The Rector Writes
The Rector writes...............April 2017
Christians in all lands have walked with Jesus in his suffering and his Passion through Lent and Holy Week. On Palm Sunday we wave palm branches and shout joyful Hosannas as we remember Jesus entering the gates of Jerusalem. At Passover we watch as he washes the feet of the disciples and shows us what love can look like. But the very next day, having lost hope in what we assumed would be a warrior-like king, our emotions turned and we, the crowd, called for his crucifixion. Then we stood and watched as he took our sin and our suffering to the cross. We stood at the foot of the cross and there we wondered what had happened to his power, his majesty and his loving Father, but most of all, we wondered what on earth had happened to us.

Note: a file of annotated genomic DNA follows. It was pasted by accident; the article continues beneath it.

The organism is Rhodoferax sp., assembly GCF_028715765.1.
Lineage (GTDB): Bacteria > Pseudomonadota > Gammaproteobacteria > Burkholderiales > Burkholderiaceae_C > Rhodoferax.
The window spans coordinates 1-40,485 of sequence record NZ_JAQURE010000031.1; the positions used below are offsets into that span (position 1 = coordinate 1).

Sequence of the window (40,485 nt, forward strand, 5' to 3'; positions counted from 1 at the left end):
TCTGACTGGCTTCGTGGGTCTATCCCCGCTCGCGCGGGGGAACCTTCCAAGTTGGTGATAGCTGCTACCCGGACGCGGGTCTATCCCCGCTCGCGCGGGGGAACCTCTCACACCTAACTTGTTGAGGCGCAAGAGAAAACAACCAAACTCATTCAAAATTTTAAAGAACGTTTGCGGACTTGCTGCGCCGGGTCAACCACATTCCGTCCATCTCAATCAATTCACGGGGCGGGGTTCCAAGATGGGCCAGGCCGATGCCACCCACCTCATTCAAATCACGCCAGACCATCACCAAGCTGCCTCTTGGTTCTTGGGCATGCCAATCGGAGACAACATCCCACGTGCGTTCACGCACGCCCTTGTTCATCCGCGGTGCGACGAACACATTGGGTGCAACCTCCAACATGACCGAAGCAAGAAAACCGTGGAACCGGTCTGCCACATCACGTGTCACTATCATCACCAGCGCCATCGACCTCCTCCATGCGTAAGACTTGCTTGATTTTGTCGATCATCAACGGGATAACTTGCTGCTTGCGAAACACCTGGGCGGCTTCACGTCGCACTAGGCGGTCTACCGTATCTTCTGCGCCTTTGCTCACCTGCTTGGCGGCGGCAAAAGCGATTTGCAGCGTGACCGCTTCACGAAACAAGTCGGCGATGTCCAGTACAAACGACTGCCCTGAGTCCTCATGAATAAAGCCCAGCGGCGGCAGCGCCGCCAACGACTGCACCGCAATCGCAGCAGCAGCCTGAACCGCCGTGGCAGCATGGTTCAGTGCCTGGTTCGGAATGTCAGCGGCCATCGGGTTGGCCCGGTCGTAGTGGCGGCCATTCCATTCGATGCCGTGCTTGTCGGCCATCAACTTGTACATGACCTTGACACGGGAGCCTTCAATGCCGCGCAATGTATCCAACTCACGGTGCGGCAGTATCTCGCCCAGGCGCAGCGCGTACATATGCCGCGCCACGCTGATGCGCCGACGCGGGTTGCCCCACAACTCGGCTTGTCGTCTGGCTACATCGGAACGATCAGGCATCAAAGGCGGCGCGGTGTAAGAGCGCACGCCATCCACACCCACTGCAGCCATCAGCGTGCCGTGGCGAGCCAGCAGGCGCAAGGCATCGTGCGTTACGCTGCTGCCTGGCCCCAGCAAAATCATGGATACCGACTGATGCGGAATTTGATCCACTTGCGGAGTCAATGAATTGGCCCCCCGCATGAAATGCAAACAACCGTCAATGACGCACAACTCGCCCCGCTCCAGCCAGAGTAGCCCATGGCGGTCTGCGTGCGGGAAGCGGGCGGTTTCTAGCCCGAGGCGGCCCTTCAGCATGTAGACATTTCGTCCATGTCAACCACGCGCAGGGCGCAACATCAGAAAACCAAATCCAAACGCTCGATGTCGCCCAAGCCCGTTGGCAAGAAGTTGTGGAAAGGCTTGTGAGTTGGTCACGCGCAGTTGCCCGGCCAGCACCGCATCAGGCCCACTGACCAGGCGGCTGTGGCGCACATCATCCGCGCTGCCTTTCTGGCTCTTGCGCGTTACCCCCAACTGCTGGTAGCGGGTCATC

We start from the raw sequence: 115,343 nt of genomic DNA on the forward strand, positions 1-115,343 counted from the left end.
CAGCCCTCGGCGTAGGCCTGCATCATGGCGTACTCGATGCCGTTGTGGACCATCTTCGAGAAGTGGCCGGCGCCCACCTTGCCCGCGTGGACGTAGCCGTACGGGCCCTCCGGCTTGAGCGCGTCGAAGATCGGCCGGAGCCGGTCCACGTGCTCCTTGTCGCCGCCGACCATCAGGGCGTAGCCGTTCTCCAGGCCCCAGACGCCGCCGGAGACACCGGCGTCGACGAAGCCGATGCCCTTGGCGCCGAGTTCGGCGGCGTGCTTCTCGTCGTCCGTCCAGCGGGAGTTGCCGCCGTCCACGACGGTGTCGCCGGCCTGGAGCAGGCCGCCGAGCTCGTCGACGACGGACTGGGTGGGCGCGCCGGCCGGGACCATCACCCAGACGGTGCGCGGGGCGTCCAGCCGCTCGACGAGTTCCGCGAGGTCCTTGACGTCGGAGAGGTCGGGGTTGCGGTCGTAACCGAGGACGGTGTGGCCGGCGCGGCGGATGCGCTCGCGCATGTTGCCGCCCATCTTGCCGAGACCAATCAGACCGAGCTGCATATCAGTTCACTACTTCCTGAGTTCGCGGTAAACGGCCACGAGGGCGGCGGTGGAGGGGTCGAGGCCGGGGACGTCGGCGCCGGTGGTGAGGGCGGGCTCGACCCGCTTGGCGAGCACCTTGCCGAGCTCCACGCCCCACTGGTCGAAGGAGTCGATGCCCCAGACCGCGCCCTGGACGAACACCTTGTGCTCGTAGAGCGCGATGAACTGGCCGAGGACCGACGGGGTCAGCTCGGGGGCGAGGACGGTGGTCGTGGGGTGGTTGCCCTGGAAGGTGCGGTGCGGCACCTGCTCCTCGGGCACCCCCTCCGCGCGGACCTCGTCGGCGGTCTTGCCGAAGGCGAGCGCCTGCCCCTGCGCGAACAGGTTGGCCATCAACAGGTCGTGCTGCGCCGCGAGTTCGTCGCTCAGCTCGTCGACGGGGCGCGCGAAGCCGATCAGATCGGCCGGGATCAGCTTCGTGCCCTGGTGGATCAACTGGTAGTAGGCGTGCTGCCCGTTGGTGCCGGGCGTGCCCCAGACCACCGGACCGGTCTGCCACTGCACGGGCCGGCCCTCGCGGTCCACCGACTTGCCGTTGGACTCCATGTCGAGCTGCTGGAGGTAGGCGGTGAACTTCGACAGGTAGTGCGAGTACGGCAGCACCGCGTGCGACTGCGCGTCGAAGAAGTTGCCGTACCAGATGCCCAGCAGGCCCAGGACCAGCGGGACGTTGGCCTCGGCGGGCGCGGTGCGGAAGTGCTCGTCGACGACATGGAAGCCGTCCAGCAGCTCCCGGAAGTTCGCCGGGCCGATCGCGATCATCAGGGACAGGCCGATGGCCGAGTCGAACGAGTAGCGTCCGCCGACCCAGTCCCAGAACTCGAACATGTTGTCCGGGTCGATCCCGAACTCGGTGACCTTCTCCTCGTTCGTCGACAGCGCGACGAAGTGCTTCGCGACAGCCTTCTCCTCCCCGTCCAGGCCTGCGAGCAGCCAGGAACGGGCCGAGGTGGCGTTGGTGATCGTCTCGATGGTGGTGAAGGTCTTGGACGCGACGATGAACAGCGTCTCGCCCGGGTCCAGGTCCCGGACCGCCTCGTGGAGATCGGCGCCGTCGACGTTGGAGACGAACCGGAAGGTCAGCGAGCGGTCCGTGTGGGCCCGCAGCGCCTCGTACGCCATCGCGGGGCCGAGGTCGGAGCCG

Soon, in the insanity of our chaotic world, we came to understand how the events of Palm Sunday and Good Friday could easily happen. An innocent man, murdered by an oppressive power to calm the venom of the mob, is nothing new for the history of the world. What is more difficult to understand however, are the unfolding events of Easter. On Easter morning the man who was beaten, betrayed, rejected, denied and abandoned came back. He came back without hatred, without vengeance, and washed us in the forgiveness he showed us as he washed the dust from our dirty feet.
In the light of the resurrection the Gospel stories begin to make sense, as God restores the one who the world would kill. The resurrection is the defeat of all powers that seek to deny the hope that Jesus brought into the world. The resurrection calls us to question what meaning it has for every Christian, every day. It calls us to examine how we live together in a complex world; a world where it is often much easier to hate than it is to love. Yet Easter affirms that those who kill and those who hate do not have the last word, for in the story of the resurrection it is God who has the last word, and that last word is love, actually.